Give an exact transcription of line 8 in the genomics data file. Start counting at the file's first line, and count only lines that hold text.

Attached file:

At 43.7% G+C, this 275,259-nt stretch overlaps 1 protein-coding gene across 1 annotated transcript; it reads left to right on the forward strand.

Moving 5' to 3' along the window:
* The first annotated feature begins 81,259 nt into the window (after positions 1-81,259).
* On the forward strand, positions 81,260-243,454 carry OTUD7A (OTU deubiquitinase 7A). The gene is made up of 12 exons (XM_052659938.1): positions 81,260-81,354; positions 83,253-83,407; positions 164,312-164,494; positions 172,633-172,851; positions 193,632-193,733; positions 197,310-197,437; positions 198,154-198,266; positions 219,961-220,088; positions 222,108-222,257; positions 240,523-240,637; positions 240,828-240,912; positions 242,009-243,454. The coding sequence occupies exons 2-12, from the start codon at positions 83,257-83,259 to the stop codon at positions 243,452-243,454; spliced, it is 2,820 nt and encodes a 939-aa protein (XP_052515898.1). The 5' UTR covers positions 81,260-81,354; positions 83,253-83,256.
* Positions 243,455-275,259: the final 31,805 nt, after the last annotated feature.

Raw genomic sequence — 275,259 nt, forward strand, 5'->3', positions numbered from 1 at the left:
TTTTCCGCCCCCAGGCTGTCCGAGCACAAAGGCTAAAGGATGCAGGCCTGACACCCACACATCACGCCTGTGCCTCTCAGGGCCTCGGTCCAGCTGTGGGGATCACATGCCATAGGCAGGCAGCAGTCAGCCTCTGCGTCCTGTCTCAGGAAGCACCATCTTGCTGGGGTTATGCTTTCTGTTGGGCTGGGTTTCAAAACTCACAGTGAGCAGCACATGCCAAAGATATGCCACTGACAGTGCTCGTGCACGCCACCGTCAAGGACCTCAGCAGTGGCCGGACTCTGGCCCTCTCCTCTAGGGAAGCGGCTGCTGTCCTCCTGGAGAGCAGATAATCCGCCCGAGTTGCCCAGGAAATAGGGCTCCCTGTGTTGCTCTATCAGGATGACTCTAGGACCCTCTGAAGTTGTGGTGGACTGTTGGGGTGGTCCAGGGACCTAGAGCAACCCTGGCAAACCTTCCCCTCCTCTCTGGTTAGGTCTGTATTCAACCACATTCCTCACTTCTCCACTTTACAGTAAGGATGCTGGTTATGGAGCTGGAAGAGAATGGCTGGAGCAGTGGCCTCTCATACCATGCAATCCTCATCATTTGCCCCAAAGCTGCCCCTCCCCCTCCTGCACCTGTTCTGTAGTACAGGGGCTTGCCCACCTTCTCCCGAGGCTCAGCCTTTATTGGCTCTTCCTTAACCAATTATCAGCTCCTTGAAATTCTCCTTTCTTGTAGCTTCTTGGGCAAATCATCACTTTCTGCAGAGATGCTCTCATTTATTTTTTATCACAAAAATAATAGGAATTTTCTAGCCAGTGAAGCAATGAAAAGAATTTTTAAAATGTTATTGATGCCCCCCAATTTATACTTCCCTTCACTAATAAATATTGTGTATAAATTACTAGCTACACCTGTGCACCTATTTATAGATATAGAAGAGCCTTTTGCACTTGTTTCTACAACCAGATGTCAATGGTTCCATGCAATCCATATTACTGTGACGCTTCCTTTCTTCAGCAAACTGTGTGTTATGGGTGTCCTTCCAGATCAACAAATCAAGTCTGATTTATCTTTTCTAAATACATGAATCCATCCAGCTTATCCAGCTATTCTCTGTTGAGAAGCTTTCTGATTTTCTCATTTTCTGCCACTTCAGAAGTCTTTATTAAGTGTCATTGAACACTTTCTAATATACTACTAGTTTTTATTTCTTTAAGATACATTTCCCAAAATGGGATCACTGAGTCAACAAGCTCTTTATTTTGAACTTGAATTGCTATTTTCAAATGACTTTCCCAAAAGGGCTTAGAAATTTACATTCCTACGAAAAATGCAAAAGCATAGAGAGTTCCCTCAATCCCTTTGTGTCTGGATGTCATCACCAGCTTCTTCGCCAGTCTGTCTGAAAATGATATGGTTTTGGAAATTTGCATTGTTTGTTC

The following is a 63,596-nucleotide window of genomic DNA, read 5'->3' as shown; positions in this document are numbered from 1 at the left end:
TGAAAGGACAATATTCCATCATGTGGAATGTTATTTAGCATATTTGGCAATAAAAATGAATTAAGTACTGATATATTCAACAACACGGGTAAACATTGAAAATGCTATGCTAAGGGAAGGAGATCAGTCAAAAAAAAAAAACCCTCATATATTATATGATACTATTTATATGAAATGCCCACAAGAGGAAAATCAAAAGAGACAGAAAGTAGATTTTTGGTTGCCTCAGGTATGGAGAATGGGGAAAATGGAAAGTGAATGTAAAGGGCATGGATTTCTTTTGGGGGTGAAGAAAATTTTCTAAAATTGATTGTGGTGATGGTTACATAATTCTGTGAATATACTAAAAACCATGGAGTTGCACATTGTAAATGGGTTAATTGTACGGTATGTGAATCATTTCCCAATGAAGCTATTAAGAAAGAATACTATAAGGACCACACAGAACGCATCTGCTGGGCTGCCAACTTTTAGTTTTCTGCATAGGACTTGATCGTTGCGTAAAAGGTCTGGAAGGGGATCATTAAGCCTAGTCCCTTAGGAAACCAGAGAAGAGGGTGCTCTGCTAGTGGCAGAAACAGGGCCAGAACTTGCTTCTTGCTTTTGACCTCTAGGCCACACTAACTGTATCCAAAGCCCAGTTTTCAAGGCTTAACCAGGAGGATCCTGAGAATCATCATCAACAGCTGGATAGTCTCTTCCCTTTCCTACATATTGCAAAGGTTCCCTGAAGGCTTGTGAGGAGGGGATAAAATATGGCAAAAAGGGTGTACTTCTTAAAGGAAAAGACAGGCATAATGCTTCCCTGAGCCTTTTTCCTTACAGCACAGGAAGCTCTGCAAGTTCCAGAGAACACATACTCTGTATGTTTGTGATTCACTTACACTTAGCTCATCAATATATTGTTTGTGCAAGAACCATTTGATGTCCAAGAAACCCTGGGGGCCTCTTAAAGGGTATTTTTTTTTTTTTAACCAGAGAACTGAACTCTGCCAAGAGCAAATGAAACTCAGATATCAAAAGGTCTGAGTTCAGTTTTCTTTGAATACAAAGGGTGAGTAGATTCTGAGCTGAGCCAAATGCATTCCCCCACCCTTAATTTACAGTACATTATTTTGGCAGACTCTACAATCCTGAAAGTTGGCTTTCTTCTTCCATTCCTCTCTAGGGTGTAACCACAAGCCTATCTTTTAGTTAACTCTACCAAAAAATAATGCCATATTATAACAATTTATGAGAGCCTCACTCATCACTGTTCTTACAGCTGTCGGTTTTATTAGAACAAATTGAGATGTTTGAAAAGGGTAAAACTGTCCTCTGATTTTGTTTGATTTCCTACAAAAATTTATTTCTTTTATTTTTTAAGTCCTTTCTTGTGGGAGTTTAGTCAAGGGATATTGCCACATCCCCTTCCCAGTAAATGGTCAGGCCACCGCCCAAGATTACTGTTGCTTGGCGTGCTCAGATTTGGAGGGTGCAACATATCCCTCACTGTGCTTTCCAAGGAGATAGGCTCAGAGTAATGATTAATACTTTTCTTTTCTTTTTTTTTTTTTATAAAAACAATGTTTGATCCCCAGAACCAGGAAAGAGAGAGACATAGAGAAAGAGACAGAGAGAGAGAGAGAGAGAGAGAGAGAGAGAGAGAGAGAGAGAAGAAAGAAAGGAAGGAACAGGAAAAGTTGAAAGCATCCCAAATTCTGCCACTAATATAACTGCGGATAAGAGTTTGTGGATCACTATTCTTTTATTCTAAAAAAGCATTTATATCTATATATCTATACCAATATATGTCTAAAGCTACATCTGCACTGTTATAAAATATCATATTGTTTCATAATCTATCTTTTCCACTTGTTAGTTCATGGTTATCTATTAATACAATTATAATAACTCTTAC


The following is a 63,596-nucleotide window of genomic DNA, read 5'->3' as shown; positions in this document are numbered from 1 at the left end: